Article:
Basic Yeast Donuts
Yeast donuts (also called raised donuts) should be light and airy, with a subtly elastic chew—the addition of milk, egg yolks, and butter keeps the dough tender. The finished donuts are delicious as is (preferably still warm) or cooled and tossed with powdered sugar. Use this master recipe as the basis for Glazed Donuts, Jelly Donuts, Boston Cream Donuts, and Apple Fritters.
What to buy: Bread flour, ideal for yeast breads, is an unbleached, high-gluten blend of mostly hard winter wheat. It’s available at many supermarkets.
Special equipment: You’ll need a donut cutter or smooth-sided biscuit cutter set for this recipe.
For more recipe ideas, check out all of Chowhound’s donut recipes.
- 2 3/4 cups bread flour, plus more for dusting
- 1 packet (2 1/4 teaspoons) instant yeast
- 3 tablespoons granulated sugar
- 1/2 teaspoon fine sea salt
- 1 cup whole milk, warmed to 105°F to 115°F
- 1 1/2 teaspoons pure vanilla extract
- 3 large egg yolks
- 4 tablespoons (1/2 stick) unsalted butter, at room temperature
- Vegetable oil, for frying
1In the bowl of a stand mixer fitted with the paddle attachment, stir together 2 cups of the flour, the yeast, sugar, and salt. Add the warm milk, vanilla, and egg yolks. Mix until smooth. Add the remaining flour and the butter and mix until incorporated. Continue to mix on medium speed until the dough is soft and smooth (it will be slightly sticky). Cover the bowl with plastic wrap and set in a draft-free place to rise for 1 hour, or refrigerate for up to 12 hours.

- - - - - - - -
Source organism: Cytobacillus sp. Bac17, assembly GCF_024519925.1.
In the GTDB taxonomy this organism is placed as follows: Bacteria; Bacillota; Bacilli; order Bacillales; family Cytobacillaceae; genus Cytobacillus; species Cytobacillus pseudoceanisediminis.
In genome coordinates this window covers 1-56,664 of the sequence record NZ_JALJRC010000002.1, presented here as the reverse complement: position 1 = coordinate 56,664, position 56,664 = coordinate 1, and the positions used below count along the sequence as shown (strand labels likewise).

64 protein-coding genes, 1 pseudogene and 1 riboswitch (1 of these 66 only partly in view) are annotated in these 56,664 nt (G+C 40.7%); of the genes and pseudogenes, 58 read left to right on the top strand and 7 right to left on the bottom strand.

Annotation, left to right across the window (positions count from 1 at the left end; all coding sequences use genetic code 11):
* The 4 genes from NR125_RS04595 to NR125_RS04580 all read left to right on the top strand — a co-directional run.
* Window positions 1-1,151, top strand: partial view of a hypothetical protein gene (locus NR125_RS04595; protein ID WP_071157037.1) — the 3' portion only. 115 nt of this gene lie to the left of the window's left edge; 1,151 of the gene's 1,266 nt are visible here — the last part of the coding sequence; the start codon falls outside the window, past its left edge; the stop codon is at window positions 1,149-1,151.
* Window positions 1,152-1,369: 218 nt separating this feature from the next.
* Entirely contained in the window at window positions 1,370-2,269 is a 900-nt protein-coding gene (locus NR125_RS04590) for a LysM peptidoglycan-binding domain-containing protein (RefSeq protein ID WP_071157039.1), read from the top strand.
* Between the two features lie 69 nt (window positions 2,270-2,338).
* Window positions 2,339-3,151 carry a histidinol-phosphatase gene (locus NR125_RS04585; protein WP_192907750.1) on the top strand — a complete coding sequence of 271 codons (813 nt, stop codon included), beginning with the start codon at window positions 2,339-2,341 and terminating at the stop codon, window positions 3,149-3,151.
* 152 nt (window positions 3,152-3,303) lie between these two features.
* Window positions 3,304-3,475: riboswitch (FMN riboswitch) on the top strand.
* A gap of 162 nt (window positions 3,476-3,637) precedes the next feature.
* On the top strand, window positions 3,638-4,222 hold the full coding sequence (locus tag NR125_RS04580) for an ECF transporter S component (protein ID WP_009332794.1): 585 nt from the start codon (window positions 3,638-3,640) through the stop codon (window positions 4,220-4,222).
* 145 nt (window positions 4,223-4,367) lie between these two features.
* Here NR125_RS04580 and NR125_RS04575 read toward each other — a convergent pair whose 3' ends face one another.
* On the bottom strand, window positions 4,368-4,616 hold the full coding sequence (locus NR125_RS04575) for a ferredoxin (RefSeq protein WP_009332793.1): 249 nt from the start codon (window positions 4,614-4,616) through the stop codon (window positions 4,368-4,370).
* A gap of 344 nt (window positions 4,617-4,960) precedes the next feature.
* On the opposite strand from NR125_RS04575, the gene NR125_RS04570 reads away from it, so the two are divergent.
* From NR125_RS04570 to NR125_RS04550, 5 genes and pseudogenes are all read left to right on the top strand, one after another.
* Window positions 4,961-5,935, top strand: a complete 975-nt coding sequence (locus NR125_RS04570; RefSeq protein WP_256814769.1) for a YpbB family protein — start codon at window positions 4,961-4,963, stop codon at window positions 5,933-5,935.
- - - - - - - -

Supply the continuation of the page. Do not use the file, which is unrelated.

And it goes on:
2Lightly flour 2 baking sheets. Roll out the dough on a lightly floured surface and cut with a floured donut cutter or a 3- to 3-1/2-inch biscuit cutter (for the latter, you’ll also need a 1-1/2-inch biscuit cutter to form the donut holes). Discard the dough scraps, or cut into pieces to fry separately after the donuts are done, as snacks.
3Place the donuts and donut holes at least 1 inch apart on the baking sheets and cover loosely with plastic wrap. Set in a warm place to rise a second time until they are puffy and nearly double in size, about 15 to 30 minutes. The donuts are ready when the dough springs back slowly after being touched with a fingertip (if it springs back at once, it needs more time; if it collapses, it has overproofed and you can reroll the dough and cut it once).
4While the donuts rise, fill a large, heavy-bottomed pot with at least 2 inches of oil (the oil should not come more than halfway up the sides of the pan). Heat over medium-high heat until a deep-frying thermometer registers 360°F. Using a spatula, carefully lower a few donuts into the oil; do not crowd the pot. Fry for 1 to 2 minutes per side, turning a few times, until the donuts are a light golden brown and cooked through. Remove with a spider or slotted spoon, drain on a wire rack over a paper towel, and let cool slightly before glazing or tossing in sugar. Repeat with the remaining donuts and donut holes. Be sure to keep the temperature consistent while frying.
5Serve the donuts as is (warm is best), tossed in powdered sugar when cool, or glazed.
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